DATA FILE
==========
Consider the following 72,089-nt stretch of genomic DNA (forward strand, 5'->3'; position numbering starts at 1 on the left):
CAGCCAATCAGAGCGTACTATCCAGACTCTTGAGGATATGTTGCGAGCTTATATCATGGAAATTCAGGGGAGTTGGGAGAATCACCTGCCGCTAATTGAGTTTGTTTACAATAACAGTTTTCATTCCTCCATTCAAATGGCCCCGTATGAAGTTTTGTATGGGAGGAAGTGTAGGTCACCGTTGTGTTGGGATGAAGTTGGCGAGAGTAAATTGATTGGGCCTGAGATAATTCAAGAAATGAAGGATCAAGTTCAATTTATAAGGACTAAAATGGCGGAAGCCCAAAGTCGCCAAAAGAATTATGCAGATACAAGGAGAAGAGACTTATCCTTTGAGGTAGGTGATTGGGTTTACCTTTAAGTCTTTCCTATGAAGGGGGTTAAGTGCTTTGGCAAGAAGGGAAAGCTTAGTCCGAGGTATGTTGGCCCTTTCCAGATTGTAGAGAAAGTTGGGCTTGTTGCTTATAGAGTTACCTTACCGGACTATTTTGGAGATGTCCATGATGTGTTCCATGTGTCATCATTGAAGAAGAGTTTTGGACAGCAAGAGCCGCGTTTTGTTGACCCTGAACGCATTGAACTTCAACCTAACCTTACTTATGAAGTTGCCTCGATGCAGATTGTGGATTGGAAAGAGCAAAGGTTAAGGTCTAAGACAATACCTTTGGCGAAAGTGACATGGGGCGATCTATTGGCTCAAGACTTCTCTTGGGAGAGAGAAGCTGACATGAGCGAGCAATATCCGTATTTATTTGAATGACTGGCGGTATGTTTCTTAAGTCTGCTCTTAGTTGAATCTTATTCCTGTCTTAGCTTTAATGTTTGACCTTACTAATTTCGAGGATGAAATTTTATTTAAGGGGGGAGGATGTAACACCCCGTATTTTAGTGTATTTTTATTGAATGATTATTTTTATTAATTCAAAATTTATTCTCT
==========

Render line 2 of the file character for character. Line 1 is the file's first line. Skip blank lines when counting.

CAGCCAATCAGAGCGTACTATCCAGACTCTTGAGGATATGTTGCGAGCTTATATCATGGAAATTCAGGGGAGTTGGGAGAATCACCTGCCGCTAATTGAGTTTGTTTACAATAACAGTTTTCATTCCTCCATTCAAATGGCCCCGTATGAAGTTTTGTATGGGAGGAAGTGTAGGTCACCGTTGTGTTGGGATGAAGTTGGCGAGAGTAAATTGATTGGGCCTGAGATAATTCAAGAAATGAAGGATCAAGTTCAATTTATAAGGACTAAAATGGCGGAAGCCCAAAGTCGCCAAAAGAATTATGCAGATACAAGGAGAAGAGACTTATCCTTTGAGGTAGGTGATTGGGTTTACCTTTAAGTCTTTCCTATGAAGGGGGTTAAGTGCTTTGGCAAGAAGGGAAAGCTTAGTCCGAGGTATGTTGGCCCTTTCCAGATTGTAGAGAAAGTTGGGCTTGTTGCTTATAGAGTTACCTTACCGGACTATTTTGGAGATGTCCATGATGTGTTCCATGTGTCATCATTGAAGAAGAGTTTTGGACAGCAAGAGCCGCGTTTTGTTGACCCTGAACGCATTGAACTTCAACCTAACCTTACTTATGAAGTTGCCTCGATGCAGATTGTGGATTGGAAAGAGCAAAGGTTAAGGTCTAAGACAATACCTTTGGCGAAAGTGACATGGGGCGATCTATTGGCTCAAGACTTCTCTTGGGAGAGAGAAGCTGACATGAGCGAGCAATATCCGTATTTATTTGAATGACTGGCGGTATGTTTCTTAAGTCTGCTCTTAGTTGAATCTTATTCCTGTCTTAGCTTTAATGTTTGACCTTACTAATTTCGAGGATGAAATTTTATTTAAGGGGGGAGGATGTAACACCCCGTATTTTAGTGTATTTTTATTGAATGATTATTTTTATTAATTCAAAATTTATTCTCT